Step 5 of 7
... to the warrior Horio Yoshiharu
Just like the gift giver, the receiver of this gun is also indicated by an inscription on the barrel: this was the warrior lord Horio Yoshiharu 堀尾 吉晴 (1542- 1611). Horio Yoshiharu was a warrior of humble origins who served alongside Toyotomi Hideyoshi from 1573 after he had come to his attention while hunting a giant boar. As he rose through the ranks, he earned the reputation of being one of Hideyoshi’s best officers, and is remembered for becoming the first leader of the Matsue clan.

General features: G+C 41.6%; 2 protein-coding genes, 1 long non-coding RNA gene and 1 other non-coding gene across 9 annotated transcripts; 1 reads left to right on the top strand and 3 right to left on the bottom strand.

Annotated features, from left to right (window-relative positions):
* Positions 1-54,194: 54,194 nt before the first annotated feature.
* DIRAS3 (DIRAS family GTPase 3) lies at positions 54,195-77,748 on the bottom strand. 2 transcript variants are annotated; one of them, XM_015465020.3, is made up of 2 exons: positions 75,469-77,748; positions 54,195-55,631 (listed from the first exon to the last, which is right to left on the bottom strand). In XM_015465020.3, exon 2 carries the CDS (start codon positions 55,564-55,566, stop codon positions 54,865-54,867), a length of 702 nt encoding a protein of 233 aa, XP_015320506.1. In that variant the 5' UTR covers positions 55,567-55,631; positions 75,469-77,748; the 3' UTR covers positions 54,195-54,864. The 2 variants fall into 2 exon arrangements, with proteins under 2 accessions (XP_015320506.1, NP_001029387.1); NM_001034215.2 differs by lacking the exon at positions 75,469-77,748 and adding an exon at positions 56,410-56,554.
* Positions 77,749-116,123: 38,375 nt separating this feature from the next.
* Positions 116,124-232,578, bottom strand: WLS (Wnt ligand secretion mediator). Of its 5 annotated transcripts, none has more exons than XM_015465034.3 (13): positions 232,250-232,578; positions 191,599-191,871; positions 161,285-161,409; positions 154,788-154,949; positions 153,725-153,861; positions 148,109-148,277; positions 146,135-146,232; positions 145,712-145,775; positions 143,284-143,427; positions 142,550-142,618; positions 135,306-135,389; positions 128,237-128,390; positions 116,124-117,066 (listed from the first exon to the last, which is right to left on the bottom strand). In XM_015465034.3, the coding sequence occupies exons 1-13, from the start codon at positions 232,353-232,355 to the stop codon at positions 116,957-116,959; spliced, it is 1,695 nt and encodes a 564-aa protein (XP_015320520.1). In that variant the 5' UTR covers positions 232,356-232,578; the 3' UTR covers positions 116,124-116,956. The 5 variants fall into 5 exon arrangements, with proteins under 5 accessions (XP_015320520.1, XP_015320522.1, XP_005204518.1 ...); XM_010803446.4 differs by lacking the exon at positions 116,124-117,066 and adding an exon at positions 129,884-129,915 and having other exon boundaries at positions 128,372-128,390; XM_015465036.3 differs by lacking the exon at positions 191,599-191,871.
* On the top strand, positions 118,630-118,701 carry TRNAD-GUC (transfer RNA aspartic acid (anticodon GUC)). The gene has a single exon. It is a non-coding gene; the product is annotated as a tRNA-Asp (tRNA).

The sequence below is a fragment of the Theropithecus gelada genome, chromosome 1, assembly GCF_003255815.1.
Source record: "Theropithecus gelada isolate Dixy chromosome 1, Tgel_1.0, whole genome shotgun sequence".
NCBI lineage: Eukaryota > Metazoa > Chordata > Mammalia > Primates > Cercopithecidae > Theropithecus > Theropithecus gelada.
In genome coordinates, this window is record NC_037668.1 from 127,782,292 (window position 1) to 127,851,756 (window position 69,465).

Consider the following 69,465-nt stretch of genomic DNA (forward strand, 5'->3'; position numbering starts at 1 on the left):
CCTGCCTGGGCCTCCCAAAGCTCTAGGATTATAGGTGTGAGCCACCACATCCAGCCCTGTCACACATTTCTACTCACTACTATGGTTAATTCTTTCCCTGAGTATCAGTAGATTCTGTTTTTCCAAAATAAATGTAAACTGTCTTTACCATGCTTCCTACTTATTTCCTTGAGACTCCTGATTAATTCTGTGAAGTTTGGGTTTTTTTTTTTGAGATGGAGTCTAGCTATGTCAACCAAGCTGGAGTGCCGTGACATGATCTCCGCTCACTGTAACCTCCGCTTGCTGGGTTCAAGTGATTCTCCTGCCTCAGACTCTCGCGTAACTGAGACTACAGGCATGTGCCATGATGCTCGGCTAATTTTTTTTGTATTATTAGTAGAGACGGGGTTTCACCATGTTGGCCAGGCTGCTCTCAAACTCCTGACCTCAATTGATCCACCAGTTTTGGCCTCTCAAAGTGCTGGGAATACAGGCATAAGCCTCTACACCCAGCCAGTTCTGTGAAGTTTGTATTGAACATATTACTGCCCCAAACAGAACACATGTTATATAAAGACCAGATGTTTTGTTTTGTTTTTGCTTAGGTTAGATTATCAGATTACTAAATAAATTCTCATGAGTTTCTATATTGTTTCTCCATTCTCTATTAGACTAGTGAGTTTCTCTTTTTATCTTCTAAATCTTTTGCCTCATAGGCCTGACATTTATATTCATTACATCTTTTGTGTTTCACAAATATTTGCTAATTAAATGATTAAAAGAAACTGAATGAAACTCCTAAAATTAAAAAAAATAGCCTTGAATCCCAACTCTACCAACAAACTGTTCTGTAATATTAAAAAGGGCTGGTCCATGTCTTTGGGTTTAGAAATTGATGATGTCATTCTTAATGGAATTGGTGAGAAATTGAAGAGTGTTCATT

On the gun, Horio Yoshiharu’s name is indicated as Horio Taito 堀尾帯刀, and is accompanied by a combination of characters which indicate his estates: 雲 un, standing for the area of lzumi, 隠 in, standing for the Oki-islands, and 城 jo, indicating his castle. From these sprang his title Un’in-jōshu 雲隠城主, with the added shu 主 meaning governor of, or lord of.
Unlike many inscriptions found on Japanese guns, it is believed that these are trustworthy when it comes to telling the history of the gun. However, it is also believed that they were not applied at the time of Toyotomi Hideyoshi’s gifting, but rather that it was done later as a way to record the provenance of the gun.
Through these inscriptions, the gun tells the story of two great warriors, embodying their political, and perhaps personal, relationship.